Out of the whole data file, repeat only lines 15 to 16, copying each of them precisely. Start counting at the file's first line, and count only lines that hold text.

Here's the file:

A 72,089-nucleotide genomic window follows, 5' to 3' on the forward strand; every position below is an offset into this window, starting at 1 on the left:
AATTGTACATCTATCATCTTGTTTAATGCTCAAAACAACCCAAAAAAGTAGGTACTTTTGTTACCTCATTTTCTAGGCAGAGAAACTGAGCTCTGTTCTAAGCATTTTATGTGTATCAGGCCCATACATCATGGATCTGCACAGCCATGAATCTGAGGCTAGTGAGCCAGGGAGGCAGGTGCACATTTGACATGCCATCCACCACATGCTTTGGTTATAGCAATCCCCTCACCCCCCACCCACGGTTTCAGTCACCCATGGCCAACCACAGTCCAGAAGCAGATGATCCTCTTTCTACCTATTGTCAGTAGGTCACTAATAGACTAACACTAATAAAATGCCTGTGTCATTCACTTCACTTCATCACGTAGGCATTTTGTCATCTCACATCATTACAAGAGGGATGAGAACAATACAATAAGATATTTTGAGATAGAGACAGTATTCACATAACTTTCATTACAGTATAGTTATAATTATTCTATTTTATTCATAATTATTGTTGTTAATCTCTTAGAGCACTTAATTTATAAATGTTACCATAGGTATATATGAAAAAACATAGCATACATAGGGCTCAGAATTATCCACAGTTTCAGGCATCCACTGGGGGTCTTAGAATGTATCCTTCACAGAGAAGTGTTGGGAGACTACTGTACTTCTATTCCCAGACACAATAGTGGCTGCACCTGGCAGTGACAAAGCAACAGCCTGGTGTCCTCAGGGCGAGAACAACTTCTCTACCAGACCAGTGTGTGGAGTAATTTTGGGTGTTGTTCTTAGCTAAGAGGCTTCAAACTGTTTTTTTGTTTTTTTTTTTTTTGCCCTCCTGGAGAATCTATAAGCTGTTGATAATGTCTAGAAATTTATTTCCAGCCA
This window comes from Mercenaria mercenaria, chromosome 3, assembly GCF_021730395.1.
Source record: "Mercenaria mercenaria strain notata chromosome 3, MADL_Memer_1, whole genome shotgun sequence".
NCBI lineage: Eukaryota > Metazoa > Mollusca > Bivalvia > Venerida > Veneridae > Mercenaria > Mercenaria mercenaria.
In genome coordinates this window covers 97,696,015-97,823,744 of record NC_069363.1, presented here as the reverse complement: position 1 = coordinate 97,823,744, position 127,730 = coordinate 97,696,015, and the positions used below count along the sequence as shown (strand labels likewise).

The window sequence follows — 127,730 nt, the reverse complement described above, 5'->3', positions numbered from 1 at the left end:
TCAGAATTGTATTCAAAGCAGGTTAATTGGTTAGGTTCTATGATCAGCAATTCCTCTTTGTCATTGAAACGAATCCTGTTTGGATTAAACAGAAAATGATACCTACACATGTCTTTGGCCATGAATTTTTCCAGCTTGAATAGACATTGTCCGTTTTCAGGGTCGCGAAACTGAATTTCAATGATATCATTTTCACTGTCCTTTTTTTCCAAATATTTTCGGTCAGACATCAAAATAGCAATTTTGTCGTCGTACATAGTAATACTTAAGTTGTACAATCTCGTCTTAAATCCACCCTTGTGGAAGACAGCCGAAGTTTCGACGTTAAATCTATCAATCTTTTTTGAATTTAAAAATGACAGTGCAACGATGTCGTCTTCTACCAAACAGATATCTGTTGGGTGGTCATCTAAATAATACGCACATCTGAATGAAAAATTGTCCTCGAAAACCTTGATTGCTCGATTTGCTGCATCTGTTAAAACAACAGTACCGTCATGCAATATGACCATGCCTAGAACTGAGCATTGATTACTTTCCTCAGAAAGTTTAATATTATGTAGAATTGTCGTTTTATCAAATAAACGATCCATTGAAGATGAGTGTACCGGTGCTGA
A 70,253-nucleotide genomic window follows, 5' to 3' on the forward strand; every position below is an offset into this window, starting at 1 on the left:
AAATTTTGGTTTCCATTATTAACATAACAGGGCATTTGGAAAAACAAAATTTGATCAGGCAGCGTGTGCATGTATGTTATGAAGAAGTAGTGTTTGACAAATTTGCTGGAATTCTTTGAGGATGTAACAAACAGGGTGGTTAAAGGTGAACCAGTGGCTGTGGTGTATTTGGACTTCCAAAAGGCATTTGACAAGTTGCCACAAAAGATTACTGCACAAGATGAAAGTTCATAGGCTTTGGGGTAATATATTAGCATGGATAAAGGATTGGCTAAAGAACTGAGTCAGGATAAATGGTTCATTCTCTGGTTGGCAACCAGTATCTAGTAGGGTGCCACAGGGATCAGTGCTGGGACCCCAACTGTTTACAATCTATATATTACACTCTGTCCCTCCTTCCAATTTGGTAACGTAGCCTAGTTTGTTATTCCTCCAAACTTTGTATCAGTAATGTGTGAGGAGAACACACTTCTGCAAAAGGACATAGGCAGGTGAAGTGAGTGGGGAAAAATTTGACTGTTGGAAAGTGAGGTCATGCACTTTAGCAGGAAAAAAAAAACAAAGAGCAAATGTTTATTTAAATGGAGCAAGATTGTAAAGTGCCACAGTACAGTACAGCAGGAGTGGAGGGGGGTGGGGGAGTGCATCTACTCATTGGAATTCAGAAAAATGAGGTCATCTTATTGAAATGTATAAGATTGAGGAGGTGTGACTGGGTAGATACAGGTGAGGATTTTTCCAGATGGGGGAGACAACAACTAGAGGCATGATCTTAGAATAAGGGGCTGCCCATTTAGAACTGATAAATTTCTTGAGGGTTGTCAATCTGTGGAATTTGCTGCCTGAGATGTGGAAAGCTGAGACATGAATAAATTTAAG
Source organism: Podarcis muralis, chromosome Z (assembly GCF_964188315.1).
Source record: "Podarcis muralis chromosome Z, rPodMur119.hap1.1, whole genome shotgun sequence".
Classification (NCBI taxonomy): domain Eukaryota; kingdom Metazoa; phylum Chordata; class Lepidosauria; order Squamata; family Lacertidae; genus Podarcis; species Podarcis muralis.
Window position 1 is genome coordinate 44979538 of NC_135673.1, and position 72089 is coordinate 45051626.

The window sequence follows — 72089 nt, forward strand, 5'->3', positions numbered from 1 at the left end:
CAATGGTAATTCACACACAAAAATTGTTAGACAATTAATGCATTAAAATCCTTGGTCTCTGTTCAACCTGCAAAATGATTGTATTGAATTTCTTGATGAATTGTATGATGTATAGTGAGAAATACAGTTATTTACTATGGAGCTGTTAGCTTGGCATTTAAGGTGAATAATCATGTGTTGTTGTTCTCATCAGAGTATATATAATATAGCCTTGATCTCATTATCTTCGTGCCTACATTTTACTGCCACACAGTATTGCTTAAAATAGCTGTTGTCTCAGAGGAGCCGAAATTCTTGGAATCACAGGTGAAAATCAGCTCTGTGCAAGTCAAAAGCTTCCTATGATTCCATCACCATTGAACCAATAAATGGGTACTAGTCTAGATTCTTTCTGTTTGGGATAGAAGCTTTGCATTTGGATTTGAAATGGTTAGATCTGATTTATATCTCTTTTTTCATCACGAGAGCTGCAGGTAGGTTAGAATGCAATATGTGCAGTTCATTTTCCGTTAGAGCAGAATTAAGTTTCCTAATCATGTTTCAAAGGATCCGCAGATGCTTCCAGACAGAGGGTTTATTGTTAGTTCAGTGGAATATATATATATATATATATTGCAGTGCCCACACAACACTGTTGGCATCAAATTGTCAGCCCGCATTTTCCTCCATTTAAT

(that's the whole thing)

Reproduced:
The window sequence follows — 72089 nt, forward strand, 5'->3', positions numbered from 1 at the left end:
CAATGGTAATTCACACACAAAAATTGTTAGACAATTAATGCATTAAAATCCTTGGTCTCTGTTCAACCTGCAAAATGATTGTATTGAATTTCTTGATGAATTGTATGATGTATAGTGAGAAATACAGTTATTTACTATGGAGCTGTTAGCTTGGCATTTAAGGTGAATAATCATGTGTTGTTGTTCTCATCAGAGTATATATAATATAGCCTTGATCTCATTATCTTCGTGCCTACATTTTACTGCCACACAGTATTGCTTAAAATAGCTGTTGTCTCAGAGGAGCCGAAATTCTTGGAATCACAGGTGAAAATCAGCTCTGTGCAAGTCAAAAGCTTCCTATGATTCCATCACCATTGAACCAATAAATGGGTACTAGTCTAGATTCTTTCTGTTTGGGATAGAAGCTTTGCATTTGGATTTGAAATGGTTAGATCTGATTTATATCTCTTTTTTCATCACGAGAGCTGCAGGTAGGTTAGAATGCAATATGTGCAGTTCATTTTCCGTTAGAGCAGAATTAAGTTTCCTAATCATGTTTCAAAGGATCCGCAGATGCTTCCAGACAGAGGGTTTATTGTTAGTTCAGTGGAATATATATATATATATATATTGCAGTGCCCACACAACACTGTTGGCATCAAATTGTCAGCCCGCATTTTCCTCCATTTAAT